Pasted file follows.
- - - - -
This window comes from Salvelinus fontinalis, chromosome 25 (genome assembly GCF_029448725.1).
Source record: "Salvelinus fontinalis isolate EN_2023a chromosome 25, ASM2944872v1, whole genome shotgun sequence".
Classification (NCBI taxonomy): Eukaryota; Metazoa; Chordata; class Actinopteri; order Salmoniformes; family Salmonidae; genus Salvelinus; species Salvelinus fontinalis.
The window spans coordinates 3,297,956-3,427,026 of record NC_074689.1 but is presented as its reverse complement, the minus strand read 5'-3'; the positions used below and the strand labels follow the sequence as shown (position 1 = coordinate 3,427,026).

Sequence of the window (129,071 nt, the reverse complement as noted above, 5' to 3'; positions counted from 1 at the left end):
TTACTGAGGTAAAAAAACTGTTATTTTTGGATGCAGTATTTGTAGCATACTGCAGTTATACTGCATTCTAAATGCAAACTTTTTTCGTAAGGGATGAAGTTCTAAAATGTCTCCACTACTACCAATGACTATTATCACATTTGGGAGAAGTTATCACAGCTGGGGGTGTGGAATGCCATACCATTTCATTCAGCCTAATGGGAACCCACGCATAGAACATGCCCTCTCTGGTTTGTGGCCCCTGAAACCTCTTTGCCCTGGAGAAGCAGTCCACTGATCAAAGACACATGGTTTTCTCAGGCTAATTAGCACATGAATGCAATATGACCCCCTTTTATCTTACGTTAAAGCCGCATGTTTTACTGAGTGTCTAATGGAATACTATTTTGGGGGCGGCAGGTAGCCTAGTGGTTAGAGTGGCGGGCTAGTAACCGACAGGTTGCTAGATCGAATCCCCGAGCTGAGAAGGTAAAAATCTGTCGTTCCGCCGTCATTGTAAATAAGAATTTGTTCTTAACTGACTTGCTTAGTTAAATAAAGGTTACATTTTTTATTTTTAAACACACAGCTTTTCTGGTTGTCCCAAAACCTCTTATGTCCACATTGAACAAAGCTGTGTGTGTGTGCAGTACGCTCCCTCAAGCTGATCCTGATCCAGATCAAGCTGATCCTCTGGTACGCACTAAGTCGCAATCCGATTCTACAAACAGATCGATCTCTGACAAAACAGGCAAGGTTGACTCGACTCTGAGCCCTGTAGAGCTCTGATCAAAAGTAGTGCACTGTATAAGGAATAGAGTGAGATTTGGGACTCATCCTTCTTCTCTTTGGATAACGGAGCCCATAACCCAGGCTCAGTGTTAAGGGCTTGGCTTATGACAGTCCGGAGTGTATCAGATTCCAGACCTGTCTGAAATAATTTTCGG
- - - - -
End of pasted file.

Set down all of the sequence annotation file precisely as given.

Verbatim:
This window comes from Salvelinus fontinalis, chromosome 25 (genome assembly GCF_029448725.1).
Source record: "Salvelinus fontinalis isolate EN_2023a chromosome 25, ASM2944872v1, whole genome shotgun sequence".
Classification (NCBI taxonomy): Eukaryota; Metazoa; Chordata; class Actinopteri; order Salmoniformes; family Salmonidae; genus Salvelinus; species Salvelinus fontinalis.
The window spans coordinates 3,297,956-3,427,026 of record NC_074689.1 but is presented as its reverse complement, the minus strand read 5'-3'; the positions used below and the strand labels follow the sequence as shown (position 1 = coordinate 3,427,026).

Sequence of the window (129,071 nt, the reverse complement as noted above, 5' to 3'; positions counted from 1 at the left end):
TTACTGAGGTAAAAAAACTGTTATTTTTGGATGCAGTATTTGTAGCATACTGCAGTTATACTGCATTCTAAATGCAAACTTTTTTCGTAAGGGATGAAGTTCTAAAATGTCTCCACTACTACCAATGACTATTATCACATTTGGGAGAAGTTATCACAGCTGGGGGTGTGGAATGCCATACCATTTCATTCAGCCTAATGGGAACCCACGCATAGAACATGCCCTCTCTGGTTTGTGGCCCCTGAAACCTCTTTGCCCTGGAGAAGCAGTCCACTGATCAAAGACACATGGTTTTCTCAGGCTAATTAGCACATGAATGCAATATGACCCCCTTTTATCTTACGTTAAAGCCGCATGTTTTACTGAGTGTCTAATGGAATACTATTTTGGGGGCGGCAGGTAGCCTAGTGGTTAGAGTGGCGGGCTAGTAACCGACAGGTTGCTAGATCGAATCCCCGAGCTGAGAAGGTAAAAATCTGTCGTTCCGCCGTCATTGTAAATAAGAATTTGTTCTTAACTGACTTGCTTAGTTAAATAAAGGTTACATTTTTTATTTTTAAACACACAGCTTTTCTGGTTGTCCCAAAACCTCTTATGTCCACATTGAACAAAGCTGTGTGTGTGTGCAGTACGCTCCCTCAAGCTGATCCTGATCCAGATCAAGCTGATCCTCTGGTACGCACTAAGTCGCAATCCGATTCTACAAACAGATCGATCTCTGACAAAACAGGCAAGGTTGACTCGACTCTGAGCCCTGTAGAGCTCTGATCAAAAGTAGTGCACTGTATAAGGAATAGAGTGAGATTTGGGACTCATCCTTCTTCTCTTTGGATAACGGAGCCCATAACCCAGGCTCAGTGTTAAGGGCTTGGCTTATGACAGTCCGGAGTGTATCAGATTCCAGACCTGTCTGAAATAATTTTCGG